Notwithstanding it is objected, that they say that Paul was burdened with a false report or slander; again, when they require at his hands satisfaction, they seem to nourish that zeal. I answer, that though that were a true report, in some respect, wherewith the Jews were offended, yet was it mixed with a slander. Paul did so teach the abrogating of the law, that notwithstanding by this means the authority thereof did not only continue sound and perfect, but it was more holy. For as we said, in the seventh chapter, the ceremonies should be vain, unless the effect thereof had been showed in Christ. Therefore, those who say that they were abolished by the coming of Christ, are so far from being blasphemous against the law, that they rather confirm the truth thereof. We must consider two things in ceremonies; the truth, whereto is annexed the efficacy; secondly, the external use. Furthermore, the abrogating of the external use, which Christ brought, dependeth hereupon, in that he is the sound body, F1328 and that nothing was shadowed in times past which is not fulfilled in him. This differeth much from the falling away from the law, to show the true F1329 end thereof, that the figures may have an end, and that the spiritual truth thereof may always be in force. Wherefore we see that they were malicious and unjust interpreters, who laid apostacy to Paul’s charge, though he did call away the faithful from the external worship of the law. And whereas they command Paul to make a vow to that end, that he may prove himself to be a keeper of the law, it tendeth to no other end, saving that he may testify that he doth not detest the law like a wicked apostate, who did himself shake off the Lord’s yoke, and move others unto the like rebellion.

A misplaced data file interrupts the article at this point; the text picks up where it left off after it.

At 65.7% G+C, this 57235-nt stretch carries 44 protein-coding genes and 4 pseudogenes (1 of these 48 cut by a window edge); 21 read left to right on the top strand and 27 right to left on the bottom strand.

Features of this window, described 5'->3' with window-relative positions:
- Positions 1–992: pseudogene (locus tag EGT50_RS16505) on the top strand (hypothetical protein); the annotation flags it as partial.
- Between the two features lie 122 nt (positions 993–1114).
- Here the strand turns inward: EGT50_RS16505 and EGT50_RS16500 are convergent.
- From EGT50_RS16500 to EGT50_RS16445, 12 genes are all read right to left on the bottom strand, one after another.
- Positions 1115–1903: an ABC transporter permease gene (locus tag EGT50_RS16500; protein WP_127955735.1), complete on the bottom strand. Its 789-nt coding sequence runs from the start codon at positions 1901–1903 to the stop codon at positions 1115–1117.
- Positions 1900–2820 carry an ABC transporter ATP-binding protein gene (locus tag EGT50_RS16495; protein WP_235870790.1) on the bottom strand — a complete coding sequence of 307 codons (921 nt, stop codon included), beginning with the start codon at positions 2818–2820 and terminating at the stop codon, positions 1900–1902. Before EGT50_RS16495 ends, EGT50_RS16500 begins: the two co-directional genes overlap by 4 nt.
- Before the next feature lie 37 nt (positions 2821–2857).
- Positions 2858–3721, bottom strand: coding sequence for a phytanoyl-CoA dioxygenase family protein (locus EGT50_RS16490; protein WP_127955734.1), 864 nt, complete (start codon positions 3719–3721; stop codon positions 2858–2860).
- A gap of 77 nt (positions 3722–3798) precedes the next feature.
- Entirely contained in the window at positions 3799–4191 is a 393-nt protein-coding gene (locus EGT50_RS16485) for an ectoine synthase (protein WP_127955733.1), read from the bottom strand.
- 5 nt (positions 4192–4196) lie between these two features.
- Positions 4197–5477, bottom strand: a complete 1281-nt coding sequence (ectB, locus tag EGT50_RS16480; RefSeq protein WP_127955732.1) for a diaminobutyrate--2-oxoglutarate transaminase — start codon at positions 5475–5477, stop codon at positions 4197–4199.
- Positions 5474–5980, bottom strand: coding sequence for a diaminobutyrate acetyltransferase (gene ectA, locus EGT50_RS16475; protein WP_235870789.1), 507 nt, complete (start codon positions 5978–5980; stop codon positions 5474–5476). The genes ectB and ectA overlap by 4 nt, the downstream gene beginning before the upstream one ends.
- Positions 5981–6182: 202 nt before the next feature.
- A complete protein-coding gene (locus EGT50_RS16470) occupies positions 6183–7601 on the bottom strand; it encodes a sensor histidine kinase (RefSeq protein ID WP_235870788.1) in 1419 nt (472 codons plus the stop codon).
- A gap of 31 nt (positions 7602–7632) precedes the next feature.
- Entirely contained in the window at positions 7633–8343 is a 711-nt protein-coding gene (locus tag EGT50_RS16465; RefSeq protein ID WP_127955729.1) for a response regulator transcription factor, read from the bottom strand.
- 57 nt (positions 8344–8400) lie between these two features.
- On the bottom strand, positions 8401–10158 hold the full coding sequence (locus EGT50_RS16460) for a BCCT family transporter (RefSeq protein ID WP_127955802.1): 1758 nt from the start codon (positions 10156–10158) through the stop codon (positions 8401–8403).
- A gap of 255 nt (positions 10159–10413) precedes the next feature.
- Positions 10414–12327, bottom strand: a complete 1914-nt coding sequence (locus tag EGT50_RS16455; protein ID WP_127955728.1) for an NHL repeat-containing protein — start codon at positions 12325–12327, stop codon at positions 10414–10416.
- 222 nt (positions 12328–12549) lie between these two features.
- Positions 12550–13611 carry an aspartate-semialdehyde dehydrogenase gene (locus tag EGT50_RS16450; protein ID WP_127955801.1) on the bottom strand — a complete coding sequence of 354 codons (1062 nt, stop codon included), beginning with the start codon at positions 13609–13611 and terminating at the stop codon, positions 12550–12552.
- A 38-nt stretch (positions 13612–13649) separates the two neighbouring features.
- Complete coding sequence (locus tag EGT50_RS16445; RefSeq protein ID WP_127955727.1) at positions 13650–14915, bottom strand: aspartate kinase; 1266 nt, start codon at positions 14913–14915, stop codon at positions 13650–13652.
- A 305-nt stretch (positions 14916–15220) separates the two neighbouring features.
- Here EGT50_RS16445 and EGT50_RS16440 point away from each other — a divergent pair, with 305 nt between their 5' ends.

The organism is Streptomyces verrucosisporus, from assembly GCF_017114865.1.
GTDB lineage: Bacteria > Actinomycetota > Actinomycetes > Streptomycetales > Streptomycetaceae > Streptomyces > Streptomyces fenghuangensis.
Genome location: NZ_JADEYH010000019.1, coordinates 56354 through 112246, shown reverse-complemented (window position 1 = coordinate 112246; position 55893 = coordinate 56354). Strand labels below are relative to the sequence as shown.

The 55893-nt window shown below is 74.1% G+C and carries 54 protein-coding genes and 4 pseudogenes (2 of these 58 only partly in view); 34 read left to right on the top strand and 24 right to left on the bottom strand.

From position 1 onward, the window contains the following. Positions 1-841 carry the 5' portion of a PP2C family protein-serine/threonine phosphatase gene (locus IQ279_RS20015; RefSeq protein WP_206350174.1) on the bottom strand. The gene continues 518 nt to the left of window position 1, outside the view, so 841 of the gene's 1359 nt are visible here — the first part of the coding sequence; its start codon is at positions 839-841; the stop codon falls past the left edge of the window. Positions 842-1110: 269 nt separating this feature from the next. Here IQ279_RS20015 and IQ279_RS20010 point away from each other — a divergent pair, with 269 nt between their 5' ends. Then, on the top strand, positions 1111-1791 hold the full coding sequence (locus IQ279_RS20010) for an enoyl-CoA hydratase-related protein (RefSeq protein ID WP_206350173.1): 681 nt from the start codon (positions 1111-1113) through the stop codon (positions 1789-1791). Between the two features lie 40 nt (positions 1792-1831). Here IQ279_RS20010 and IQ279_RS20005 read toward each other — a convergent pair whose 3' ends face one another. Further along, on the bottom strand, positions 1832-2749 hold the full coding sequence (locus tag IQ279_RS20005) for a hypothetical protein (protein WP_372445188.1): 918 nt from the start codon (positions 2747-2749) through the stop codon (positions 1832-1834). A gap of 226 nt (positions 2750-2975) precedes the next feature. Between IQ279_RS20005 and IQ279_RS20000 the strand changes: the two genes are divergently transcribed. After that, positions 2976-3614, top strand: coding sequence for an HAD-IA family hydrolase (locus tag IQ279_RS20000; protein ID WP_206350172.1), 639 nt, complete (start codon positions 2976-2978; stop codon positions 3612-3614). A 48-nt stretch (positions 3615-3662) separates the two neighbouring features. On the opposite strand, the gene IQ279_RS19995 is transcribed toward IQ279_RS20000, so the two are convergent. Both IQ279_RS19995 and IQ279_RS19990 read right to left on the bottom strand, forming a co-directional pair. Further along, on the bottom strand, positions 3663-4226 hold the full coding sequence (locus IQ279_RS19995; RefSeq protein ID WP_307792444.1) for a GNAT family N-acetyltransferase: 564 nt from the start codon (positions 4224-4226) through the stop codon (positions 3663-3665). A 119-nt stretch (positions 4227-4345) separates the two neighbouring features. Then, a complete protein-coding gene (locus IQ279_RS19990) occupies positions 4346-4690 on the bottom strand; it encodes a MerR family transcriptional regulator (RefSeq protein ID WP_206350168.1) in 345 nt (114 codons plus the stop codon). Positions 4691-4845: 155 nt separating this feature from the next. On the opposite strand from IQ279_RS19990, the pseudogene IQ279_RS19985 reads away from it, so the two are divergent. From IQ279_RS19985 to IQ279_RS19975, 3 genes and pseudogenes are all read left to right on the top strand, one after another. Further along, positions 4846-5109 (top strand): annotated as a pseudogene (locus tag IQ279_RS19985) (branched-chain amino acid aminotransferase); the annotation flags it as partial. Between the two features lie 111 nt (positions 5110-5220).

That they ought not to circumcise. It was so indeed; for Paul taught that both Jews and Gentiles were set at liberty. For these sentences are general with him. Circumcision is nothing (<460719>1 Corinthians 7:19). Again, We be circumcised by baptism in Christ, not with circumcision made with hands; again, Let no man judge you in meat or drink, or in the choice of feasts, which are shadows of things to come; but the body is in Christ (<510211>Colossians 2:11, 16). Again, Whatsoever cometh into the shambles, and whatsoever is set before you, that eat, asking no question for conscience sake (<461025>1 Corinthians 10:25). Again, Be not inwrapped again in the yoke of bondage (<480501>Galatians 5:1). Seeing that he spake thus everywhere without exception, he freed the Jews from the necessity of keeping the law.